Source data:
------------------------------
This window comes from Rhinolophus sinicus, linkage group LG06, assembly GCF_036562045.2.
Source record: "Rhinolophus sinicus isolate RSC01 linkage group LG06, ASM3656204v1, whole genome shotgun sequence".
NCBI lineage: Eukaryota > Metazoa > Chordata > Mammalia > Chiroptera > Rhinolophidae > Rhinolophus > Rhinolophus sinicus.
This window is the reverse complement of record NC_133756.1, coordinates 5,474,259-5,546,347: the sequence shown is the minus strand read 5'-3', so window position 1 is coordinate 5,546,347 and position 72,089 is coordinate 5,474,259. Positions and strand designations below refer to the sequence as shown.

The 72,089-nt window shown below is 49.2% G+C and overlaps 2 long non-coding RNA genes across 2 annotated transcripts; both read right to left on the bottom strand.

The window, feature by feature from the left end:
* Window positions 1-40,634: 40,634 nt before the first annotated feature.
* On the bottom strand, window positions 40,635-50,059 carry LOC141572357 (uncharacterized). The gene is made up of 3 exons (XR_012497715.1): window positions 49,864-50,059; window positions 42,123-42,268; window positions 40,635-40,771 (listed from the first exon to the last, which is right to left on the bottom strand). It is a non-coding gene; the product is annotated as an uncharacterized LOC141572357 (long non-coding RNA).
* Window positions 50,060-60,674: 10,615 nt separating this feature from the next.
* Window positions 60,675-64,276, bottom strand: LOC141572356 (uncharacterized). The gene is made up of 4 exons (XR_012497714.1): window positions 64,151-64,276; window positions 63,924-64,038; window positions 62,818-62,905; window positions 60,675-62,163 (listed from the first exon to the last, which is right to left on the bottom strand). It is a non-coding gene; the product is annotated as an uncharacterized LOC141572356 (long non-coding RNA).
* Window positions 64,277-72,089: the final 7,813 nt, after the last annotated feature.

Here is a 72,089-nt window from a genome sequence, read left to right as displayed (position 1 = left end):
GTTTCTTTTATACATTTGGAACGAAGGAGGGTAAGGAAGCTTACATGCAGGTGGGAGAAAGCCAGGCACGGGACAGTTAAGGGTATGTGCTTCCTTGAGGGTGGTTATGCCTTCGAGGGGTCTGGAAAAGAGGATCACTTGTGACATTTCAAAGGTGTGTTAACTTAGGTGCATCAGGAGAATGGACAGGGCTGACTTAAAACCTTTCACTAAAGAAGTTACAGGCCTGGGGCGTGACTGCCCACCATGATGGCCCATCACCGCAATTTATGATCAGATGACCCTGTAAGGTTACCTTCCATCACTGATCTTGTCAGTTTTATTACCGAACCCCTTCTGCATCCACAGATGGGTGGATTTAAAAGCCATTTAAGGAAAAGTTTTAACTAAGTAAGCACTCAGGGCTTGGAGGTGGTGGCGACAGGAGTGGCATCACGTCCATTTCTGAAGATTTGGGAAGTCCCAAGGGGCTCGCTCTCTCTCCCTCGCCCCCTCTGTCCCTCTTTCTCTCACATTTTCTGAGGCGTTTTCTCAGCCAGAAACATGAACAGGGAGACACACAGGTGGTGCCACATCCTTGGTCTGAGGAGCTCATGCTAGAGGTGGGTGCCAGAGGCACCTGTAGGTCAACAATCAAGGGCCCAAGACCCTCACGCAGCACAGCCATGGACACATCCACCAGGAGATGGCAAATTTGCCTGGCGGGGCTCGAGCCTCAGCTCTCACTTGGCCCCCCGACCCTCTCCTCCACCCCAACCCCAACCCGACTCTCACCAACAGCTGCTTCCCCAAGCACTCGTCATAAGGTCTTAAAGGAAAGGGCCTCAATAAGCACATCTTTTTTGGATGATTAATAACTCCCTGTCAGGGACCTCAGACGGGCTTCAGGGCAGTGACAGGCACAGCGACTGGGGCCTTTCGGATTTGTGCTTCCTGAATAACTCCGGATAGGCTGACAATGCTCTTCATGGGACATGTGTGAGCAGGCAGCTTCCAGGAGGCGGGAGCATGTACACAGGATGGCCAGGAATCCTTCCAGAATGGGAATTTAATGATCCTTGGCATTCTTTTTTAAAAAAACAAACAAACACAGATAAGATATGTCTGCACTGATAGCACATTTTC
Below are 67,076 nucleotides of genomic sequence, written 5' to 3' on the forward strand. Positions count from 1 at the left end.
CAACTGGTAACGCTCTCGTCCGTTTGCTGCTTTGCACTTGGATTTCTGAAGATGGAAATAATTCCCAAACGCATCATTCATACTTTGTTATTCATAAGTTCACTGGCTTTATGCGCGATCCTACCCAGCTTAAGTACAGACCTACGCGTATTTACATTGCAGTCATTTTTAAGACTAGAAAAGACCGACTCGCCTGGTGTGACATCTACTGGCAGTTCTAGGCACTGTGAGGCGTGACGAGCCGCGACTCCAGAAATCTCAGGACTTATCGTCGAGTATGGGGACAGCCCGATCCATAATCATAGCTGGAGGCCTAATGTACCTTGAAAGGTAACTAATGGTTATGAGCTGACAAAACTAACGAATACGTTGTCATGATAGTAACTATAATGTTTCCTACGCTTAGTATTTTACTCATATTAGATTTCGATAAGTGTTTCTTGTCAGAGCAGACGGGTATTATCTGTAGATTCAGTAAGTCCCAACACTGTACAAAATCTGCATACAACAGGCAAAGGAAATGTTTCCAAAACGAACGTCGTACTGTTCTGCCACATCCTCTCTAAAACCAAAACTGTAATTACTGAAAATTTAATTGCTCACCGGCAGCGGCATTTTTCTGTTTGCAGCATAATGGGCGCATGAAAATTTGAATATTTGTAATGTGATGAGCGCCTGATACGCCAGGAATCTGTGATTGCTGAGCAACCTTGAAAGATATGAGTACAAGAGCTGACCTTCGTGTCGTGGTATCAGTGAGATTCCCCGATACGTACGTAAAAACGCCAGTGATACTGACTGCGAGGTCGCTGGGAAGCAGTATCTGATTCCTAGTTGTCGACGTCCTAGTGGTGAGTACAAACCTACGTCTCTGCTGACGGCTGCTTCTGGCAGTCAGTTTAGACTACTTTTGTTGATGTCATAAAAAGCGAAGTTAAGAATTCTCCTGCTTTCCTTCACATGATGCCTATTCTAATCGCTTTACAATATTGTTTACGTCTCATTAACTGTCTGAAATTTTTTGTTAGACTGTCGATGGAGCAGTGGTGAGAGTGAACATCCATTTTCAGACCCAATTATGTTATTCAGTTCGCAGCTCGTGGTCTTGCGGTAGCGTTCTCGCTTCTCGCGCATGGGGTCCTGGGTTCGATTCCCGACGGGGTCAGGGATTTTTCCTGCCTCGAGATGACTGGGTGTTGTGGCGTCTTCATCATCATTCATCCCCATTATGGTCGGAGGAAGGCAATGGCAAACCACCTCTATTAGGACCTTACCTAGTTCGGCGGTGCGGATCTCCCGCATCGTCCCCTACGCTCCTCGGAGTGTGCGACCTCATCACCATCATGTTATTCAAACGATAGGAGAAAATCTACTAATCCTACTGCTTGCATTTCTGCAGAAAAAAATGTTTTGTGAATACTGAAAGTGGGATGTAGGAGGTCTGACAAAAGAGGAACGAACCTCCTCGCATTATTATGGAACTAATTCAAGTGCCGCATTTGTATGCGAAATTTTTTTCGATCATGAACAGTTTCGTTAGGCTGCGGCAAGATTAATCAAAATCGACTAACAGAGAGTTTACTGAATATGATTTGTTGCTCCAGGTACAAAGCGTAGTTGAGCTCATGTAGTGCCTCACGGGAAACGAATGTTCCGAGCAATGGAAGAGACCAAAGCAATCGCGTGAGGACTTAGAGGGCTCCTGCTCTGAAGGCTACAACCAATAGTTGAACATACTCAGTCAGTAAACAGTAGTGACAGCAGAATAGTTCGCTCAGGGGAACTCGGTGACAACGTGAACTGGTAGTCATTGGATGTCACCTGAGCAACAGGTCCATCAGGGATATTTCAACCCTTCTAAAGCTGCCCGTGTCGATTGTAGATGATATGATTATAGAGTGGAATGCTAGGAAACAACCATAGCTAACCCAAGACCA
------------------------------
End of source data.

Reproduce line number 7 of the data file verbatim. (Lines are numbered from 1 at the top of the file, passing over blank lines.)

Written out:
* Window positions 1-40,634: 40,634 nt before the first annotated feature.